Dear Savvy Senior,
Where can grandparents raising grandchildren find help? My two grandkids are about to move in with me indefinitely, and I’m looking to find out what resources are available that can help us. —Grappling Grandma
You definitely have plenty of company on this issue. Across the U.S., more than 2.4 million grandparents are raising their grandchildren, as the parents struggle with a variety of serious problems such as drug or alcohol addiction, financial hardship, mental illness, prison time, domestic violence, divorce and more.
While there are many financial, legal and even emotional issues to think about when you begin to raise a grandchild, you’ll be happy to know that help is available. Here are some tips and resources along with supportive services to check into.
Even if it’s not your thing, support groups for grandparents raising grandchildren are fantastic tools to connect you with other people who understand what you’re experiencing, not to mention it gives you a chance to learn and share information and resources. To find local and online support groups, visit the AARP Foundation Grandparent Information Center at www.giclocalsupport.org where you can do a search by city or zip code.
Raising or taking care of grandkids can be a major strain on the pocketbook, but financial assistance is available depending on your circumstances. For starters, find out whether your grandchild or family qualifies for Social Security (www.ssa.gov/kids/parent5.htm), your state’s Temporary Assistance for Needy Families program (www.acf.hhs.gov/programs/ofa) or food stamps (www.fns.usda.gov/fsp). Also visit www.benefitscheckup.org, a comprehensive Web resource that helps you search for additional government and private benefits you may be eligible for, such as supplemental income, lower energy bills, discounts on prescription medications and more.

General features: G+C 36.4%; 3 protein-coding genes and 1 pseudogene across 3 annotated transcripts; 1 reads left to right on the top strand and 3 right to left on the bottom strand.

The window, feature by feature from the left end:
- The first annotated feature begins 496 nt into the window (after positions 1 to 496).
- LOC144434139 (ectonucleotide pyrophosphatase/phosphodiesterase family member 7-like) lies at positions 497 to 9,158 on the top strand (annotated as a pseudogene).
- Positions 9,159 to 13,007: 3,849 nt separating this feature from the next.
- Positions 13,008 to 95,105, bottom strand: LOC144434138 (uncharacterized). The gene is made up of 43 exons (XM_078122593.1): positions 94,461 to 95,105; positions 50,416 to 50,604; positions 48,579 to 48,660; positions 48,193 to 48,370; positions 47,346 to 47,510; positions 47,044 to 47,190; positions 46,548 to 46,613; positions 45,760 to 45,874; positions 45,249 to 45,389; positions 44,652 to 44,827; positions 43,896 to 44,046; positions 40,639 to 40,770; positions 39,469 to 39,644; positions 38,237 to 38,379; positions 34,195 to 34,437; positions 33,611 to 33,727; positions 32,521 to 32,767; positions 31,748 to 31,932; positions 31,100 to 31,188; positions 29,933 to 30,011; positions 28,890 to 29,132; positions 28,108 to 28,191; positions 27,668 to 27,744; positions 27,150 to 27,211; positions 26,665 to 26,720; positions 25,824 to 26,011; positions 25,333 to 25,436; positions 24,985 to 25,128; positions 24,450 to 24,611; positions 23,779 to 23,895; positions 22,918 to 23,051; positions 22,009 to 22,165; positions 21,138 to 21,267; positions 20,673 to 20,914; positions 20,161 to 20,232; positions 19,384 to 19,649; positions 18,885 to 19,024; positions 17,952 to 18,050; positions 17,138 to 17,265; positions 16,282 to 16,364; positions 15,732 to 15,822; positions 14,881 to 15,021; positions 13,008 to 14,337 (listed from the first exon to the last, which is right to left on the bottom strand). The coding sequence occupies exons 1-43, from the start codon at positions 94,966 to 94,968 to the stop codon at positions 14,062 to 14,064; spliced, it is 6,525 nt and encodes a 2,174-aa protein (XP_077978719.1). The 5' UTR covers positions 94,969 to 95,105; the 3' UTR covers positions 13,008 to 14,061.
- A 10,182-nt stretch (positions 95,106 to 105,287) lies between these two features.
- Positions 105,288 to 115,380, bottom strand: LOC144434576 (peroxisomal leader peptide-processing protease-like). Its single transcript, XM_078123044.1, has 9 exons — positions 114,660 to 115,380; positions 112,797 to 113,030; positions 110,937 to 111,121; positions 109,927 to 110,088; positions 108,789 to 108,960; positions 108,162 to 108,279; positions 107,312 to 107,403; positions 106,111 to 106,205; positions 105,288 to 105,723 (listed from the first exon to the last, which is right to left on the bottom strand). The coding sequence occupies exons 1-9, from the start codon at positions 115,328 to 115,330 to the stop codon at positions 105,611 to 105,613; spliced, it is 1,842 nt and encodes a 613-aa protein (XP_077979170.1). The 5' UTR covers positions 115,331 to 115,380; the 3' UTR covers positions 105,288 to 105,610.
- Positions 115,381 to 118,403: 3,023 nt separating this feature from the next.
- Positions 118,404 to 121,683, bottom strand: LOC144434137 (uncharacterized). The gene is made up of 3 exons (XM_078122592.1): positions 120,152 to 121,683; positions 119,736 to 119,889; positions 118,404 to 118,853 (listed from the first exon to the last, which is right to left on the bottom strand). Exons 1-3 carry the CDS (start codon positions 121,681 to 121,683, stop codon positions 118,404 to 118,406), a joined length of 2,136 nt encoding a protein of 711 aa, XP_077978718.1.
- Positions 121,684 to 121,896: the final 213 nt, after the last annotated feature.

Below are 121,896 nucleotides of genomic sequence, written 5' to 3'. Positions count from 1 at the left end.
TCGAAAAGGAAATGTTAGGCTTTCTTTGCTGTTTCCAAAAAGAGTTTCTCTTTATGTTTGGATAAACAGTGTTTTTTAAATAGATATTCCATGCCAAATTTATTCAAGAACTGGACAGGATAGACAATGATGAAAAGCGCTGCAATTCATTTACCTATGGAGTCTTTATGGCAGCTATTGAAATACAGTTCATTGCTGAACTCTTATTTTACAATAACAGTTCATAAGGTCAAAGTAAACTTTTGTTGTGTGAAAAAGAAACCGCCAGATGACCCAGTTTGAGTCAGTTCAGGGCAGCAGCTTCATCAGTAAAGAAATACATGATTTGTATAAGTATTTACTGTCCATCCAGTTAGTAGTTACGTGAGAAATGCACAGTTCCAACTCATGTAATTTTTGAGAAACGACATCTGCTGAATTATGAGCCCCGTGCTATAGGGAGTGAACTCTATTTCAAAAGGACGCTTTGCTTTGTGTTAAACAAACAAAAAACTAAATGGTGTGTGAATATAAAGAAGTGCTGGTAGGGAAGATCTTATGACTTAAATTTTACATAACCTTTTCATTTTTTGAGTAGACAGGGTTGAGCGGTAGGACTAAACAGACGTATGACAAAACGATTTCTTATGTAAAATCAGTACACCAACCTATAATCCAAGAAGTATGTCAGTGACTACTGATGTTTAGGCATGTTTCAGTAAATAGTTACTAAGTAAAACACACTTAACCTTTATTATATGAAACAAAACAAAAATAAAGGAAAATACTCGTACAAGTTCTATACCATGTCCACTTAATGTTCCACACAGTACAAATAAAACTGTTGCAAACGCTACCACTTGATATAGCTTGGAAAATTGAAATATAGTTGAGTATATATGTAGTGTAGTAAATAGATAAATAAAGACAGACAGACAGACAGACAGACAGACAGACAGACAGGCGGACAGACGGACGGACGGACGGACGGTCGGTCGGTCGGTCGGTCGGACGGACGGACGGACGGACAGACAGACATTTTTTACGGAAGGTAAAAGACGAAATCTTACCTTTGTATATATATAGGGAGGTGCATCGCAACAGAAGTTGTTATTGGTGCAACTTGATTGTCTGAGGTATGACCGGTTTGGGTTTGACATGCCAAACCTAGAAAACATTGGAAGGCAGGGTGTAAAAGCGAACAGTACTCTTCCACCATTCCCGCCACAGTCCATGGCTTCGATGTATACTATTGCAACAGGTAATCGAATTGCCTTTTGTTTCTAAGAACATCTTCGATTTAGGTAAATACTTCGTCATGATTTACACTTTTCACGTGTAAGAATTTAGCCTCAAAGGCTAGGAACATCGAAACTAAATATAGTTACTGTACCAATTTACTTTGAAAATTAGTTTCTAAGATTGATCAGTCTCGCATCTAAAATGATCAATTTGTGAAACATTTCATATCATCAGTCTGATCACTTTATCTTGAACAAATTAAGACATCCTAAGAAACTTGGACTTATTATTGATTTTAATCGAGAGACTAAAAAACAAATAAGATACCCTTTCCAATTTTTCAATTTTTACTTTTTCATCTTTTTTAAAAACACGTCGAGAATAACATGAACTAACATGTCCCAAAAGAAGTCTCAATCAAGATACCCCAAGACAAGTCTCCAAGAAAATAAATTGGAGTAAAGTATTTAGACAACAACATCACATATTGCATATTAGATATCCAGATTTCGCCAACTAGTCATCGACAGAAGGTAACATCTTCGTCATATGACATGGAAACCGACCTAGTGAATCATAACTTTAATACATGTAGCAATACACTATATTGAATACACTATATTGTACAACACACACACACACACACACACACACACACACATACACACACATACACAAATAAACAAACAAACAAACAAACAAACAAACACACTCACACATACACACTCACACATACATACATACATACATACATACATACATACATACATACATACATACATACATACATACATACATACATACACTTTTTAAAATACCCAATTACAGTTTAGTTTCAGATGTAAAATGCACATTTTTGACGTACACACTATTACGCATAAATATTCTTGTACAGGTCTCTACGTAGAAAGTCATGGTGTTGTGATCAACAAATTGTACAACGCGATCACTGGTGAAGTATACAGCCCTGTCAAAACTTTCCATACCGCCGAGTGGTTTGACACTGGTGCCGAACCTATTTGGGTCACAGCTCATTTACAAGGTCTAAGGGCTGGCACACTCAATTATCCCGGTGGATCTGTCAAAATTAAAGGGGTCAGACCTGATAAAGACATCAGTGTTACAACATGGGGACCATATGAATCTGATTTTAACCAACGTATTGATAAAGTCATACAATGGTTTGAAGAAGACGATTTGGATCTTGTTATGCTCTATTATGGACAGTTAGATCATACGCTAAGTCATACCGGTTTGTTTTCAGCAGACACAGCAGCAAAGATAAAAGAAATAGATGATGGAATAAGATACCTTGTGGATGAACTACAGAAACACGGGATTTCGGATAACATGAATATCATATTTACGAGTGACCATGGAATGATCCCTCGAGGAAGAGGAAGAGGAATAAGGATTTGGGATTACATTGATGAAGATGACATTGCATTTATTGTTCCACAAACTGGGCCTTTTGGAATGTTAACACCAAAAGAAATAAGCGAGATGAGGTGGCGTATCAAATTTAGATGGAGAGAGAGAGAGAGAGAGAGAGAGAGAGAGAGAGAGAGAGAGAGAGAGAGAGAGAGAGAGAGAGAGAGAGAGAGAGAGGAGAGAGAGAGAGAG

Grandparents who are raising children may also be eligible for tax credits like the Earned Income Tax Credit (EITC), which is available to those with low or moderate incomes. If you make too much money to qualify for the EITC, you may be able to apply for the Child Tax Credit. And if you’re raising three or more kids, you can try for the Additional Child Tax Credit. Also available is the Child and Dependent Care Tax Credit to families who incur child care expenditures in order to work. To learn more, visit www.irs.gov or call the IRS helpline at 800-829-1040.
Ask a family law attorney to help you determine whether or not it would be beneficial for you to become your grandchild’s legal guardian. This status will allow you to make important decisions for the child such as enrolling them in school (some states require it), or giving a doctor permission to treat them. For help finding legal advice or locating an attorney visit www.findlegalhelp.org, a consumers guide created by the American Bar Association that can also help you locate free legal services depending on your income.
If you need health insurance for your grandchildren, you can apply for free or low-cost health insurance (depending on your income level) through your state government. To learn more and find out if you’re eligible go to www.insurekidsnow.gov, or call 877-543-7669. You also may be able to get help through Medicaid. Also visit the National Association of Insurance Commissioners Web site at www.insureuonline.org — click on “Raising Grandchildren,” for tips and information on a variety of other insurance considerations.
Savvy Tip: The best overall resource for grandparents raising grandchildren is AARP (www.aarp.org/family/grandparenting), which offers a bevy of articles and helpful information including a GrandCare tool kit.
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